The rest, as the old saying goes, is history. Sullivan County is set to get a new high school to replace North, South and most of Central, with some Central students being rezoned to East. Three middle school programs in the East zone will be consolidated at the new middle school site, which as a bonus has room for an elementary school in the future. South and Central will become middle schools, while North will be sold to Kingsport for $20 million and renovated into a city middle school. Bristol, Tenn., will build a new Vance Middle School. Kingsport also is building a regional science and technology center.
Parents and community members from North and South have been outspoken in their opposition to the plan, saying among other things that county students will be in danger driving on Interstate 81, businesses depending on school activities will wither, they said, and the sense of community will be gone.
South’s middle school operation will replace the middle school portion of Sullivan K-8, the old Sullivan West High, and Colonial Heights Middle. Both are in poor shape and will cease to be schools under the plan.
The view from the top of new school construction is different for Director of Schools Evelyn Rafalowski. She was a beginning teacher when the last building projects were done in Sullivan County, and now she’s seeing a new building phase from central office.
Nostalgia versus progress
My old high school, Surgoinsville, is still in use as a middle school, and my old elementary is still an elementary school. Volunteer is still there, too, although a Freshman Academy expansion was added a few years back. Like most people, I have an emotional attachment to those schools, but what I remember the most were the people, friends, teachers and staff. Because of our smaller size, we didn’t have some classes that Volunteer offers, although there were growing pains the first year or two at the new school.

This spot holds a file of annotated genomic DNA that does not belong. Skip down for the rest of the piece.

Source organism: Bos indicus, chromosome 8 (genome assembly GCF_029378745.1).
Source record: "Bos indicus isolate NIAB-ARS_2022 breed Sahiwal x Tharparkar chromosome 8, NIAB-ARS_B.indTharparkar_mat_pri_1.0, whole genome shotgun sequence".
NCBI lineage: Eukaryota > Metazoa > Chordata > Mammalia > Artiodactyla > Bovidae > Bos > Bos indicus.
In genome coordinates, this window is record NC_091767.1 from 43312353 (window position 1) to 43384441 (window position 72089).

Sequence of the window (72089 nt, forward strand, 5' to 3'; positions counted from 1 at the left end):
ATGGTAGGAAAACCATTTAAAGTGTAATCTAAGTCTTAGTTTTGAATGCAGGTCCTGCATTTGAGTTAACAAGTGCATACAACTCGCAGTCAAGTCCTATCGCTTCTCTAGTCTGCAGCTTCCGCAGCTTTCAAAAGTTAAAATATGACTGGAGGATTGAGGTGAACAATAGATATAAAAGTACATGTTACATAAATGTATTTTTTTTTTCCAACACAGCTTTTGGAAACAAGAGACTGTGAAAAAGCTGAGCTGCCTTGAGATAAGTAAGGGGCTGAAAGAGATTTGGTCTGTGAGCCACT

You can argue all day about the merits of the new plan that is being implemented in Sullivan County or the old ones more than 36 years ago in Hawkins and Sullivan counties. But one thing I learned over the years is you get out of an education what you put into it. From being among 25 or so in a lone kindergarten class to a community of more than 25,000 at the University of Tennessee, students should do their best whatever situation they have.
The whole idea of the new schools, especially the high school, is that they will offer more career technical education and hands-on learning while also increasing Advanced Placement, dual enrollment and honors courses. I wish I’d had access to today’s offerings at Surgoinsville and Volunteer since I took my first honors class at UT and never had any formal CTE education. Students, as well as the faculty and staff, are moving on to a new environment, new challenges and new opportunities for decades to come.
Here’s wishing you well in the new year, no matter your opinion on the new schools plan.
Today’s Lesson: Change can be good but is not always easy or quick.
Bonus question: When did Volunteer beat D-B in football?
Rick Wagner is an education writer for the Kingsport Times-News and can be reached at email@example.com or (423) 392-1381.